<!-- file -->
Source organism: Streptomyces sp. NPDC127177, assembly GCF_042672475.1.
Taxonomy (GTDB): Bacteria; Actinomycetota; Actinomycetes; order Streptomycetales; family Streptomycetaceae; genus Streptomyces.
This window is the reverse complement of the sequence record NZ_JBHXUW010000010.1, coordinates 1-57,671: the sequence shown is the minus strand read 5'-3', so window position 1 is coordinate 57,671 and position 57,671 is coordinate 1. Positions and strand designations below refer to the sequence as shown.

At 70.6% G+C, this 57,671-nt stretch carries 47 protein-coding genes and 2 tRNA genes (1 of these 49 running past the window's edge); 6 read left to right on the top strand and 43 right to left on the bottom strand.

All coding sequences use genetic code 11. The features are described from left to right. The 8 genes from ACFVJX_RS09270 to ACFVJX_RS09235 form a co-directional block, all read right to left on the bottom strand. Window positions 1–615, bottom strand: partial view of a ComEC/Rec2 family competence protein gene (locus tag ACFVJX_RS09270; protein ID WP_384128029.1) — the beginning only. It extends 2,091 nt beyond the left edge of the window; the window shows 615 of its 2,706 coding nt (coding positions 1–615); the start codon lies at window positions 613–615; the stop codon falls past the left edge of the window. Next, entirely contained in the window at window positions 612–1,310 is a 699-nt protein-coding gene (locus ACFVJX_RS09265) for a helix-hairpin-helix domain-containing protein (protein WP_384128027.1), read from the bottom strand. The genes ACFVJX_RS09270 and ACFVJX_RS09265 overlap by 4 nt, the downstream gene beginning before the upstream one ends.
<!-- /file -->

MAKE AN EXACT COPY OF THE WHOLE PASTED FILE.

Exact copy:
Source organism: Streptomyces sp. NPDC127177, assembly GCF_042672475.1.
Taxonomy (GTDB): Bacteria; Actinomycetota; Actinomycetes; order Streptomycetales; family Streptomycetaceae; genus Streptomyces.
This window is the reverse complement of the sequence record NZ_JBHXUW010000010.1, coordinates 1-57,671: the sequence shown is the minus strand read 5'-3', so window position 1 is coordinate 57,671 and position 57,671 is coordinate 1. Positions and strand designations below refer to the sequence as shown.

At 70.6% G+C, this 57,671-nt stretch carries 47 protein-coding genes and 2 tRNA genes (1 of these 49 running past the window's edge); 6 read left to right on the top strand and 43 right to left on the bottom strand.

All coding sequences use genetic code 11. The features are described from left to right. The 8 genes from ACFVJX_RS09270 to ACFVJX_RS09235 form a co-directional block, all read right to left on the bottom strand. Window positions 1–615, bottom strand: partial view of a ComEC/Rec2 family competence protein gene (locus tag ACFVJX_RS09270; protein ID WP_384128029.1) — the beginning only. It extends 2,091 nt beyond the left edge of the window; the window shows 615 of its 2,706 coding nt (coding positions 1–615); the start codon lies at window positions 613–615; the stop codon falls past the left edge of the window. Next, entirely contained in the window at window positions 612–1,310 is a 699-nt protein-coding gene (locus ACFVJX_RS09265) for a helix-hairpin-helix domain-containing protein (protein WP_384128027.1), read from the bottom strand. The genes ACFVJX_RS09270 and ACFVJX_RS09265 overlap by 4 nt, the downstream gene beginning before the upstream one ends.